A peruse of my spice provided all but one, (optional) ingredients. The smells from the toasting, and grinding were amazing, I can not wait to actually start cooking with this.

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  • Preserved Lemons

    I have started playing with a fusion diet of Mediterranean, Mid-Eastern, and Far Eastern cuisines. Heavy on Rice, Noodles, Breads, Pastas, fuits, veggies, nuts, beans, olive / sesame oil, and very light on red meat. A fair amount of fish, lighter on poultry. This does not mean I will run screaming at the sight of a a steak, (or at least run screaming AWAY..)

    One item that keeps popping up is preserved lemons, used in all kinds of dishes around the Mediterranean, it really should be called preserved lemon peel, as that is the component most used.

    From Wikipedia:

    Preserved lemon or lemon pickle is a condiment that is common in Indian and North African cuisine. It is also known as “country lemon” and leems. Diced, quartered, halved, or whole, lemons are pickled in a brine of water, lemon juice, and salt; occasionally spices are included as well. The pickle is allowed to ferment at room temperature for weeks or months before it is used. The pulp of the preserved lemon can be used in stews and sauces, but it is the peel (zest and pith together) that is most valued. The flavor is mildly tart but intensely lemony.

    Pieces of pickled lemon may be washed before using to remove any surface salt, or blanched to remove more of the salt and bring out the natural mild sweetness. They may then be sliced, chopped, or minced as needed for the texture of the dish. The rind may be used with or without the pulp.

    Preserved lemon is the key ingredient in many Moroccan dishes such as tagines. In Cambodian cuisine, it is used in dishes such as Ngam nguv, a chicken soup with whole preserved lemons. They are often combined in various ways with olives, artichokes, seafood, veal, chicken, and rice. Lemon Pickle is a standard accompaniment to curd rice, which is often the last course in South Indian Cuisine.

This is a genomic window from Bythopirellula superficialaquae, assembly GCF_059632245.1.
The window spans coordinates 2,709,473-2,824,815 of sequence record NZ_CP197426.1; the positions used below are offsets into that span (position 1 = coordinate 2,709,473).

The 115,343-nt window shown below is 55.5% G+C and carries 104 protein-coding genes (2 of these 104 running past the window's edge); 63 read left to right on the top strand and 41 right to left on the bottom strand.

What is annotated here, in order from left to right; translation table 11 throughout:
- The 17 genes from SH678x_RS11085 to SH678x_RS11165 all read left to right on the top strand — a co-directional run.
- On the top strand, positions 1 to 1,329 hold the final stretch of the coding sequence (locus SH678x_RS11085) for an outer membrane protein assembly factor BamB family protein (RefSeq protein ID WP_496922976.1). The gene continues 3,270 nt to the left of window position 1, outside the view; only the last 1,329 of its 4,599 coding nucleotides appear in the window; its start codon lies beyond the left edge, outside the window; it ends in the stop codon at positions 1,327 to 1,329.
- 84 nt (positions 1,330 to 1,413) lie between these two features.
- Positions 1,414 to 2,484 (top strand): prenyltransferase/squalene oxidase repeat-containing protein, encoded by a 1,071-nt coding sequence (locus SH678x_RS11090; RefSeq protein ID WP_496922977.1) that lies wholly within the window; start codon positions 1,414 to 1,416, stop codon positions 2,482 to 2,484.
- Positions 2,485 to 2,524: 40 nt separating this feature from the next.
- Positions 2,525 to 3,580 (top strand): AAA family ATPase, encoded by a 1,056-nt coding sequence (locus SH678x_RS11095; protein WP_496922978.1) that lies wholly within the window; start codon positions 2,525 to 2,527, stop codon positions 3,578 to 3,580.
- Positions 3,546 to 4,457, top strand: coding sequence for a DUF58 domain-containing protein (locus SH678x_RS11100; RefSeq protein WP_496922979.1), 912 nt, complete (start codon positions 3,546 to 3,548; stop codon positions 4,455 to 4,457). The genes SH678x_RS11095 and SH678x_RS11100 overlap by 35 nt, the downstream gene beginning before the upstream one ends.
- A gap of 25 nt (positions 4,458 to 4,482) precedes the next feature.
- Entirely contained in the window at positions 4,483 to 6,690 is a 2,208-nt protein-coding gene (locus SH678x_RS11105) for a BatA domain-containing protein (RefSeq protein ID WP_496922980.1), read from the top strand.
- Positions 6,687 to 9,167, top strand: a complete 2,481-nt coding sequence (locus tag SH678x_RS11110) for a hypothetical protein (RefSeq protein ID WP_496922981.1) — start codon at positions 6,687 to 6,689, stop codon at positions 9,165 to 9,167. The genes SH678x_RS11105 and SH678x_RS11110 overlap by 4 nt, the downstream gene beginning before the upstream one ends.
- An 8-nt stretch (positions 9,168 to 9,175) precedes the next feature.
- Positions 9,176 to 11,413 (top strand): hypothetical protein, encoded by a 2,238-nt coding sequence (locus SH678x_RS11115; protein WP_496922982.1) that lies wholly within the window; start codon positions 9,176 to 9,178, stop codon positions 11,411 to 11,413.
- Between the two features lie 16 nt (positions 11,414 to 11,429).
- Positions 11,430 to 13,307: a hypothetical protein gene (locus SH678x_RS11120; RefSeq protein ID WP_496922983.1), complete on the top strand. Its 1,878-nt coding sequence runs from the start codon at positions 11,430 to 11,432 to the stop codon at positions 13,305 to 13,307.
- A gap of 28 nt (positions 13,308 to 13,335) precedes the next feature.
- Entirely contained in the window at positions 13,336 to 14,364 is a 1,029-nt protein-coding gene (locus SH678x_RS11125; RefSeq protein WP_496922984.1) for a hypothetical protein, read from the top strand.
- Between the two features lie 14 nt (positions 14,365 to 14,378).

The pickled pulp and liquid can be used in Bloody Marys and other beverages where lemon and salt are used. The flavor also combines well with horseradish, as in American-style cocktail sauce.

    In Ayurvedic cuisine, lemon pickle is a home remedy for stomach disorders, and its value is said to increase as it matures. In East African folk medicine, lemon pickle is given for excessive growth of the spleen.

    From a VERY OLD COOKBOOK (Elizabeth Raffald (1786). The experienced English housekeeper )

    They should be small, and with thick rinds: rub them with a piece of flannel; then slit them half down in four quarters, but not through to the pulp; fill the slits with salt hard pressed in, set them upright in a pan for four or five days, until the salt melts; turn them thrice a day in their own liquor, until tender; make enough pickle to cover them, of rape-vinegar, the brine of the lemons, Jamaica pepper, and ginger; boil and skim it; when cold, put it to the lemons, with two ounces of mustard-seed, and two cloves of garlic to six lemons. When the lemons are used, the pickle will be useful in fish or other sauces.

    Note: When I speak of “Fresh” dried spices, I am stalking about items recently acquired, not sitting on a back shelf for a year. This should yield about a quart, so having a sterilized quart jar and lid is necessary. As a point, it is easier to manipulate the lemons in a wide mouth jar.

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  • Spicy Dahl

    dahl

    Ok, it’s windy, chilly, nasty, threatening snow. Almost what you see in all the mountain movies about the Himalayas. Soo, hmm, Himalayas, gurka’s, Dal and rice…. But a soup, with Asian chicken stock, one can forgo the chicken stock and use vegetable stock for a vegetarian twist. But as always, we’ll look at some dried red peppers, or maybe serve with a hot pepper / vinegar finishing sauce on the side…

    Background